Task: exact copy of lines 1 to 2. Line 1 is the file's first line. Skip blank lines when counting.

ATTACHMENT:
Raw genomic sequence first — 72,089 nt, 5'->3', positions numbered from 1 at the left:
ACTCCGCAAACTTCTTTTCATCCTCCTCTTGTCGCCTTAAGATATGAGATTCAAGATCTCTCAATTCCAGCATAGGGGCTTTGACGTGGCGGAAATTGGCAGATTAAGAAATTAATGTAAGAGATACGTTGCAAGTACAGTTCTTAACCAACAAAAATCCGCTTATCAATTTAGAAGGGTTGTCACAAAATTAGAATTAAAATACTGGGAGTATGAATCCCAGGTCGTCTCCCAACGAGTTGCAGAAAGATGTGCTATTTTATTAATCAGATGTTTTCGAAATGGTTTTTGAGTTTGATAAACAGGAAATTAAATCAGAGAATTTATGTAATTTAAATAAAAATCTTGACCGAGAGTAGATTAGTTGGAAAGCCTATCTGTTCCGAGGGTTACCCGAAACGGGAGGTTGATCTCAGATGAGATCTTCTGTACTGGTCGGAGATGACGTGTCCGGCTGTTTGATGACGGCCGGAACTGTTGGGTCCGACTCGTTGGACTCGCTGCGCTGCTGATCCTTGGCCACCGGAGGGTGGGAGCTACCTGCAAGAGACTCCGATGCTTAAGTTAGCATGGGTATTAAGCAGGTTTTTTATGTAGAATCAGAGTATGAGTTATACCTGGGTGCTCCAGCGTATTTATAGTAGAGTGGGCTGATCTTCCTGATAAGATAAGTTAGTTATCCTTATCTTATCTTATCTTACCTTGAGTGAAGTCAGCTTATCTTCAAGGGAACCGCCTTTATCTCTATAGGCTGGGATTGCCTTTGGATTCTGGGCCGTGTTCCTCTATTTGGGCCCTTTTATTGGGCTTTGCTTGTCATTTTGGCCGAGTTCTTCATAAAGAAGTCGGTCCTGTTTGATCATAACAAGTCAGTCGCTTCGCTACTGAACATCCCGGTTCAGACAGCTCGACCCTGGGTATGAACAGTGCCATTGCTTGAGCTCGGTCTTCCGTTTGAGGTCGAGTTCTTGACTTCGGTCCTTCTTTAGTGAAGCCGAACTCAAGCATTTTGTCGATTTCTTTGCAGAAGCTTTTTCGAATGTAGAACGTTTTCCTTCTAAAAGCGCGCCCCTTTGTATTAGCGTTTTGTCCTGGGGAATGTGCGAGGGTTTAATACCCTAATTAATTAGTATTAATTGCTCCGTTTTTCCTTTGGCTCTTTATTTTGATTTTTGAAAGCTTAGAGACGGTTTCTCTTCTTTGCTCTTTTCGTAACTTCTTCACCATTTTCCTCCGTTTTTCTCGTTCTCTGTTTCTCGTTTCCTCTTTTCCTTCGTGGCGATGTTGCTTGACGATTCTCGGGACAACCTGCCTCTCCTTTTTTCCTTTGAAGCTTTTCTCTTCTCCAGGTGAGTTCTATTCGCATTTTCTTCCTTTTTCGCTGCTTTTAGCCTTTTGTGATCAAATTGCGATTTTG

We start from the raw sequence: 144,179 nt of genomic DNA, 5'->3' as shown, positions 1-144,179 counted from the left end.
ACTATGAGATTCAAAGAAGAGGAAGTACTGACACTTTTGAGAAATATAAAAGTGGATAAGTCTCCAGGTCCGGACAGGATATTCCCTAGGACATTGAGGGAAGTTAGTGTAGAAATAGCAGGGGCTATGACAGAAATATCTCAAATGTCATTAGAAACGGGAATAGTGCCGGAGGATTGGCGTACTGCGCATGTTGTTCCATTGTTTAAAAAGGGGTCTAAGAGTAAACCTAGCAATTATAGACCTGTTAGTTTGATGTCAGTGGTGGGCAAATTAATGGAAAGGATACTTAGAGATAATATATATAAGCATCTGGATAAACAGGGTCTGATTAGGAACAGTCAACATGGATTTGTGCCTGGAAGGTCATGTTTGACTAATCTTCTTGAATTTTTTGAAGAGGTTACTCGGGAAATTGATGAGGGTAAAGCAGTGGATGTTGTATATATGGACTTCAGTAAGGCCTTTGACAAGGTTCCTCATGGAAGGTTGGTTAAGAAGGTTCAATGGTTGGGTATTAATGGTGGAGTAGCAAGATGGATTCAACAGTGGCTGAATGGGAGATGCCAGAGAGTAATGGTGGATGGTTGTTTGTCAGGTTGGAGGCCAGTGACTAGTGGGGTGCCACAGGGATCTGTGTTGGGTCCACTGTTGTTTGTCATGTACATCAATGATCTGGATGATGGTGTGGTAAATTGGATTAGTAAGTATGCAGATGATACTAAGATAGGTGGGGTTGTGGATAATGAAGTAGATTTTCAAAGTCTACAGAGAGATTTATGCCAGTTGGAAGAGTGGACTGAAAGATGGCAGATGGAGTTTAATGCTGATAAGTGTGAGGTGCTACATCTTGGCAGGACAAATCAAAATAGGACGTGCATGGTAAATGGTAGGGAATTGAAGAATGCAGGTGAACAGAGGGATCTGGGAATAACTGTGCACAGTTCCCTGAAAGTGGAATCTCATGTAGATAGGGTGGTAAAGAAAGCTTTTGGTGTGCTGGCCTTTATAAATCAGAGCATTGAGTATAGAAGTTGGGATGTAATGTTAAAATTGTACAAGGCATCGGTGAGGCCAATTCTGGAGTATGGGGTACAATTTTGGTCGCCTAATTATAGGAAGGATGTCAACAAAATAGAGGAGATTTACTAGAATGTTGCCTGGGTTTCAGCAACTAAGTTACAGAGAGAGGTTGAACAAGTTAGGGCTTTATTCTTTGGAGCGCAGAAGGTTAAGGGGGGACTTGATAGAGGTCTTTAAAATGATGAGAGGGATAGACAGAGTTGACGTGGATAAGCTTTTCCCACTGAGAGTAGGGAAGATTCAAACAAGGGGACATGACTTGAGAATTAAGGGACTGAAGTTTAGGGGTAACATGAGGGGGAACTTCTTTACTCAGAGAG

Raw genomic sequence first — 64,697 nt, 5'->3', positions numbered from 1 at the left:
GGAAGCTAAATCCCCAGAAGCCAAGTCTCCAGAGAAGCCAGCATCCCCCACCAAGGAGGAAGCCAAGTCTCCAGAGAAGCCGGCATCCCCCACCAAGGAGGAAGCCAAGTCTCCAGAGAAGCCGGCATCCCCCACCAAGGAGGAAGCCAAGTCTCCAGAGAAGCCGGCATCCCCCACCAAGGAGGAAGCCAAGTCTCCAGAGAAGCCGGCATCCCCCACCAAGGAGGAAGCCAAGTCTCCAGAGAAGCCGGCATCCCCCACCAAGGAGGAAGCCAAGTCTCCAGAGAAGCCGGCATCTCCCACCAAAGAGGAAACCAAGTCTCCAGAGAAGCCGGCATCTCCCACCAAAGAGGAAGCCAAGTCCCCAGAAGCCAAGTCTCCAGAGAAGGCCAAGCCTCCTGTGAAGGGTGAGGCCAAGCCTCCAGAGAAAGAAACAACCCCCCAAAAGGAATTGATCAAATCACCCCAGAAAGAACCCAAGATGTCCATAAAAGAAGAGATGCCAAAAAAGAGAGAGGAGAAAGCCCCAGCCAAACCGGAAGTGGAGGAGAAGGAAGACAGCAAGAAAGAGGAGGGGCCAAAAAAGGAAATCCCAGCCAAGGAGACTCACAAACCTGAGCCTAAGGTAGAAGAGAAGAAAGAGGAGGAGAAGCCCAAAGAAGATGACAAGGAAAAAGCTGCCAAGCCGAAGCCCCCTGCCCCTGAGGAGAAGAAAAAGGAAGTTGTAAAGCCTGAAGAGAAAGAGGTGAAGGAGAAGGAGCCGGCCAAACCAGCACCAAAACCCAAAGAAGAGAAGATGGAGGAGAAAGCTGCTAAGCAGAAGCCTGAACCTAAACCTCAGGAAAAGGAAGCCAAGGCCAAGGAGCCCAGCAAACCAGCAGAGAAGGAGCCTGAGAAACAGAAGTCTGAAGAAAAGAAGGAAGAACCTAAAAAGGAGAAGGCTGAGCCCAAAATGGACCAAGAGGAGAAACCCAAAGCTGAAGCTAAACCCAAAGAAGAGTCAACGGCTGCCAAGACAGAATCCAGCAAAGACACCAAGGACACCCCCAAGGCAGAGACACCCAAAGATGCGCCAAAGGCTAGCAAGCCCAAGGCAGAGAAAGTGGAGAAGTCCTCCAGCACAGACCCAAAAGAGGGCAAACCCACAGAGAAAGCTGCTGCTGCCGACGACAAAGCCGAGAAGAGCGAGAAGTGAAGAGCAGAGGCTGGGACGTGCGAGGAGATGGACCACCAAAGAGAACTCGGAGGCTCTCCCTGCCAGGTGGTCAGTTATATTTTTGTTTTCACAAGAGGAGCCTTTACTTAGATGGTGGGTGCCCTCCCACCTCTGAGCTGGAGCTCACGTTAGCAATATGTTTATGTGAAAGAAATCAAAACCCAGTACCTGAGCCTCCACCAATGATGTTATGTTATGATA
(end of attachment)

Raw genomic sequence first — 72,089 nt, 5'->3', positions numbered from 1 at the left:
ACTCCGCAAACTTCTTTTCATCCTCCTCTTGTCGCCTTAAGATATGAGATTCAAGATCTCTCAATTCCAGCATAGGGGCTTTGACGTGGCGGAAATTGGCAGATTAAGAAATTAATGTAAGAGATACGTTGCAAGTACAGTTCTTAACCAACAAAAATCCGCTTATCAATTTAGAAGGGTTGTCACAAAATTAGAATTAAAATACTGGGAGTATGAATCCCAGGTCGTCTCCCAACGAGTTGCAGAAAGATGTGCTATTTTATTAATCAGATGTTTTCGAAATGGTTTTTGAGTTTGATAAACAGGAAATTAAATCAGAGAATTTATGTAATTTAAATAAAAATCTTGACCGAGAGTAGATTAGTTGGAAAGCCTATCTGTTCCGAGGGTTACCCGAAACGGGAGGTTGATCTCAGATGAGATCTTCTGTACTGGTCGGAGATGACGTGTCCGGCTGTTTGATGACGGCCGGAACTGTTGGGTCCGACTCGTTGGACTCGCTGCGCTGCTGATCCTTGGCCACCGGAGGGTGGGAGCTACCTGCAAGAGACTCCGATGCTTAAGTTAGCATGGGTATTAAGCAGGTTTTTTATGTAGAATCAGAGTATGAGTTATACCTGGGTGCTCCAGCGTATTTATAGTAGAGTGGGCTGATCTTCCTGATAAGATAAGTTAGTTATCCTTATCTTATCTTATCTTACCTTGAGTGAAGTCAGCTTATCTTCAAGGGAACCGCCTTTATCTCTATAGGCTGGGATTGCCTTTGGATTCTGGGCCGTGTTCCTCTATTTGGGCCCTTTTATTGGGCTTTGCTTGTCATTTTGGCCGAGTTCTTCATAAAGAAGTCGGTCCTGTTTGATCATAACAAGTCAGTCGCTTCGCTACTGAACATCCCGGTTCAGACAGCTCGACCCTGGGTATGAACAGTGCCATTGCTTGAGCTCGGTCTTCCGTTTGAGGTCGAGTTCTTGACTTCGGTCCTTCTTTAGTGAAGCCGAACTCAAGCATTTTGTCGATTTCTTTGCAGAAGCTTTTTCGAATGTAGAACGTTTTCCTTCTAAAAGCGCGCCCCTTTGTATTAGCGTTTTGTCCTGGGGAATGTGCGAGGGTTTAATACCCTAATTAATTAGTATTAATTGCTCCGTTTTTCCTTTGGCTCTTTATTTTGATTTTTGAAAGCTTAGAGACGGTTTCTCTTCTTTGCTCTTTTCGTAACTTCTTCACCATTTTCCTCCGTTTTTCTCGTTCTCTGTTTCTCGTTTCCTCTTTTCCTTCGTGGCGATGTTGCTTGACGATTCTCGGGACAACCTGCCTCTCCTTTTTTCCTTTGAAGCTTTTCTCTTCTCCAGGTGAGTTCTATTCGCATTTTCTTCCTTTTTCGCTGCTTTTAGCCTTTTGTGATCAAATTGCGATTTTG